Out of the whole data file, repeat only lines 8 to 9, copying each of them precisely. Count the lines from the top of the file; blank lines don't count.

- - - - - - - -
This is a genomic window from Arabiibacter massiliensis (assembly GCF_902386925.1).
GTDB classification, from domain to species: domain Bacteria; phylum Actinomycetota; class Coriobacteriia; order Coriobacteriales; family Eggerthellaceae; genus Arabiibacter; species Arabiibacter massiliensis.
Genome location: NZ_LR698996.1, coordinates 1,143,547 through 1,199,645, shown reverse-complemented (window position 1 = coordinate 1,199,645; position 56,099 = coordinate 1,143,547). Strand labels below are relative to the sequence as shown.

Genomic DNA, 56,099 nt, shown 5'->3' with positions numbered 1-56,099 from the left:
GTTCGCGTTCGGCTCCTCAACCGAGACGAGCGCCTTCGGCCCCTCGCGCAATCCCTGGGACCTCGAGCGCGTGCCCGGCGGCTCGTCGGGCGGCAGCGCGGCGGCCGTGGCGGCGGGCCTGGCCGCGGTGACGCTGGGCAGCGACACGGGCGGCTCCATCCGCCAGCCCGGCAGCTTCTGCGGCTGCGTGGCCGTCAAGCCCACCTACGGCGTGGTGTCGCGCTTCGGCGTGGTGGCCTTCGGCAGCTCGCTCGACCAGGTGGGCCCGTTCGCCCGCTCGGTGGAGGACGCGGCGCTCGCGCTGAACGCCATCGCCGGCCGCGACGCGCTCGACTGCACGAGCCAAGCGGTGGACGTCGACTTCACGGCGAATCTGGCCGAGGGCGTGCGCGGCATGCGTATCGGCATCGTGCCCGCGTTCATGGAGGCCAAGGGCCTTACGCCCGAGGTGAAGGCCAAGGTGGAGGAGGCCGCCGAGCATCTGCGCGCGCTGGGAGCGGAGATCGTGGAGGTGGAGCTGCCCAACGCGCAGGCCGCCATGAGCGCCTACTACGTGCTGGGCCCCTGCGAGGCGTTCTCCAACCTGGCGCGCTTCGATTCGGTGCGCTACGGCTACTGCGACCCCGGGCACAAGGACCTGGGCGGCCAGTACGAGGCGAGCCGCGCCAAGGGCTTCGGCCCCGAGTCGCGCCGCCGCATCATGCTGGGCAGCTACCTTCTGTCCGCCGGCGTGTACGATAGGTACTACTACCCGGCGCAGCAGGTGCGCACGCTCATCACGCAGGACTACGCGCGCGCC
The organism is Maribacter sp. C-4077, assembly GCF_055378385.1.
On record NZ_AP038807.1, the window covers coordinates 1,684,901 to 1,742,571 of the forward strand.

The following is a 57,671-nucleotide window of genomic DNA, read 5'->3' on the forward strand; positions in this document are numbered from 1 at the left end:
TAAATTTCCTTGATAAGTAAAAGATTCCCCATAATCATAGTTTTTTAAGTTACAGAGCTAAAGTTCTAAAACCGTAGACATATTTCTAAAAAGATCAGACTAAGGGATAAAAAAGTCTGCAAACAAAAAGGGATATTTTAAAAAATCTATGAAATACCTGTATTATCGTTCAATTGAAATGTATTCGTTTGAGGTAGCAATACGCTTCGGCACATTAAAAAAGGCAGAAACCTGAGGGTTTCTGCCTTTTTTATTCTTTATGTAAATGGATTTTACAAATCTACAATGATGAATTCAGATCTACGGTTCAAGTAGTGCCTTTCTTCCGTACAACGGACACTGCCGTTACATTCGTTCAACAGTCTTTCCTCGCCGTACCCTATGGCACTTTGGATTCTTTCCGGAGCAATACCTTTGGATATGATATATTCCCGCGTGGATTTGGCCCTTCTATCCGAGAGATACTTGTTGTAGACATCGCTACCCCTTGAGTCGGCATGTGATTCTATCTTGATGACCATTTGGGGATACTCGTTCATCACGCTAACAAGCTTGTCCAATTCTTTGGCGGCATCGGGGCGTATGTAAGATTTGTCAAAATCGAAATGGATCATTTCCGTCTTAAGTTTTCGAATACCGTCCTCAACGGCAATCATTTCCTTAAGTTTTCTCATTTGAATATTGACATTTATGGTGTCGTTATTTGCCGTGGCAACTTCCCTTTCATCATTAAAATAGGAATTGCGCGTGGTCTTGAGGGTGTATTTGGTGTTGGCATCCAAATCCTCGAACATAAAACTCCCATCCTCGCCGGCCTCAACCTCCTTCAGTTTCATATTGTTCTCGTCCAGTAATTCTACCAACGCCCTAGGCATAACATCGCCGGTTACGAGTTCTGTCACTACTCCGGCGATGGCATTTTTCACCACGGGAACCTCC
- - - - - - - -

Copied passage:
The following is a 57,671-nucleotide window of genomic DNA, read 5'->3' on the forward strand; positions in this document are numbered from 1 at the left end:
TAAATTTCCTTGATAAGTAAAAGATTCCCCATAATCATAGTTTTTTAAGTTACAGAGCTAAAGTTCTAAAACCGTAGACATATTTCTAAAAAGATCAGACTAAGGGATAAAAAAGTCTGCAAACAAAAAGGGATATTTTAAAAAATCTATGAAATACCTGTATTATCGTTCAATTGAAATGTATTCGTTTGAGGTAGCAATACGCTTCGGCACATTAAAAAAGGCAGAAACCTGAGGGTTTCTGCCTTTTTTATTCTTTATGTAAATGGATTTTACAAATCTACAATGATGAATTCAGATCTACGGTTCAAGTAGTGCCTTTCTTCCGTACAACGGACACTGCCGTTACATTCGTTCAACAGTCTTTCCTCGCCGTACCCTATGGCACTTTGGATTCTTTCCGGAGCAATACCTTTGGATATGATATATTCCCGCGTGGATTTGGCCCTTCTATCCGAGAGATACTTGTTGTAGACATCGCTACCCCTTGAGTCGGCATGTGATTCTATCTTGATGACCATTTGGGGATACTCGTTCATCACGCTAACAAGCTTGTCCAATTCTTTGGCGGCATCGGGGCGTATGTAAGATTTGTCAAAATCGAAATGGATCATTTCCGTCTTAAGTTTTCGAATACCGTCCTCAACGGCAATCATTTCCTTAAGTTTTCTCATTTGAATATTGACATTTATGGTGTCGTTATTTGCCGTGGCAACTTCCCTTTCATCATTAAAATAGGAATTGCGCGTGGTCTTGAGGGTGTATTTGGTGTTGGCATCCAAATCCTCGAACATAAAACTCCCATCCTCGCCGGCCTCAACCTCCTTCAGTTTCATATTGTTCTCGTCCAGTAATTCTACCAACGCCCTAGGCATAACATCGCCGGTTACGAGTTCTGTCACTACTCCGGCGATGGCATTTTTCACCACGGGAACCTCC